Air Quality Awareness Week Celebrates Progress, Acknowledges Future Challenges
(ATLANTA – April 30, 2012) The Clean Air Campaign and Governor Nathan Deal will kick off Air Quality Awareness Week on April 30 to educate Georgians about meaningful actions to reduce air pollution for better health. Throughout the week, the nonprofit organization is working with schools statewide to incorporate clean air lesson plans into classroom activities. Georgia employers are also encouraged to observe the week by offering carpool, vanpool, transit, telework, bicycle and walking options to employees as a solution to improve air quality.
Outdoor air quality is improving in Georgia, thanks to a combination of regulatory controls managed by the Georgia Environmental Protection Division (EPD) and voluntary programs like those offered through The Clean Air Campaign. However, continued population growth has put more demand on energy use and more cars on the roads, which means there’s still work to do. Plus, the onset of warmer temperatures, combined with low humidity and stagnant conditions, creates ideal conditions for smog in Georgia. The Clean Air Campaign suggests taking advantage of commute alternatives and choosing other activities such as reducing unnecessary engine idling to reduce air pollution.
“Air Quality Awareness Week is a reminder that small actions can make an immediate, positive impact on the air we all breathe,” said Tedra Cheatham, executive director of The Clean Air Campaign. “Commuters, employers and schools all play a role in this issue because in many areas of Georgia, half of smog-forming emissions come from vehicle tailpipes.”
The Georgia EPD measures air pollution throughout the state and issues daily air quality forecasts for Atlanta, Columbus and Macon. The Air Quality Index, a national air standard rating system developed by the US Environmental Protection Agency, provides the public, on an hourly basis, with an analysis of air pollution levels and possible related health risks. The AQI categories are: Good (green), Moderate (yellow), Unhealthy for Sensitive Groups (orange), Unhealthy (red) or Very Unhealthy (purple).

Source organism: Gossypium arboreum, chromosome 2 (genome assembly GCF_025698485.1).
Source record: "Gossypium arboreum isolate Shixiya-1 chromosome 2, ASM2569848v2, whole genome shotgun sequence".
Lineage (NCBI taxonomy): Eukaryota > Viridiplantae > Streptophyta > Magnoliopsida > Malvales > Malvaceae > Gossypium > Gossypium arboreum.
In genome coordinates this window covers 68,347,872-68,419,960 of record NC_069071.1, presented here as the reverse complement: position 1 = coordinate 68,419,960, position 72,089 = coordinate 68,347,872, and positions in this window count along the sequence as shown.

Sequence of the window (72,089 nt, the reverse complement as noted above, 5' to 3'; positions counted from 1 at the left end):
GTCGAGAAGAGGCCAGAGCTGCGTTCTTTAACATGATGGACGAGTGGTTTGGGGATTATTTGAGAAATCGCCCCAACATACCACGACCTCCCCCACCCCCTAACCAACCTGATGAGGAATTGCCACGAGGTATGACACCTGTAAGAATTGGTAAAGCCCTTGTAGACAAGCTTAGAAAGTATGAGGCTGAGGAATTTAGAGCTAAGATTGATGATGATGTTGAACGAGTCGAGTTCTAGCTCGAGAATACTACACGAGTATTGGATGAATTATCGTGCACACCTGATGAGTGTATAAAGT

Exposure to ground-level ozone can irritate and inflame the airways, creating a sensation that can feel like sunburn on a person’s lungs, and particle pollution poses risks to the cardiac system. Because poor air quality has been linked to a variety of health hazards for children, the elderly, asthmatics and even healthy adults, The Clean Air Campaign distributes Smog Alerts via email when the next day’s air quality is projected by the EPD to be Unhealthy for Sensitive Groups (orange). More than 20,000 Georgians have registered to receive Smog Alerts.
In addition to earning financial incentives for clean commuting through Commuter Rewards, commuters can also take part in a unique competition that awards prizes for helping spread the word about the importance of clean air. During Air Quality Awareness Week, The Clean Air Campaign will host a “Caption for Cleaner Air” Facebook contest in order to encourage participation in commute alternatives. Beginning April 30, participants can submit photo captions for various images such as cars in traffic, smog in the air and commuters riding transit. Winners will receive prizes that have been donated from a variety of sponsors, including High Country Outfitters, Patagonia, Fifth Group Restaurants and Atkins Park Tavern.
For more on air quality, visit CleanAirCampaign.org. For exclusive information throughout Air Quality Awareness Week, follow @CleanAirGa on Twitter and find The Clean Air Campaign on Facebook at Facebook.com/CleanAirCampaign.
About The Clean Air Campaign
The Clean Air Campaign is a not-for-profit organization that works with more than 1,600 Georgia employers, tens of thousands of commuters and more than 300 K-12 schools to encourage actions that result in less traffic congestion and better air quality. In conducting these programs, The Clean Air Campaign works in partnership with The Georgia Department of Transportation.
The Clean Air Campaign, along with partner organizations, creates customized commute options programs for employers; provides assistance and financial incentives to commuters that enable the use of commute alternatives; and empowers students, parents and teachers to play a positive role in reducing traffic and improving air quality through an action-oriented school program. The Clean Air Campaign also protects public health by distributing Smog Alert notifications.
Each day, these programs reduce 1.4 million miles of vehicle travel and keep 700 tons of pollution out of the air we breathe. For more information, call 1-877-CLEANAIR (1-877-253-2624) or visit CleanAirCampaign.org.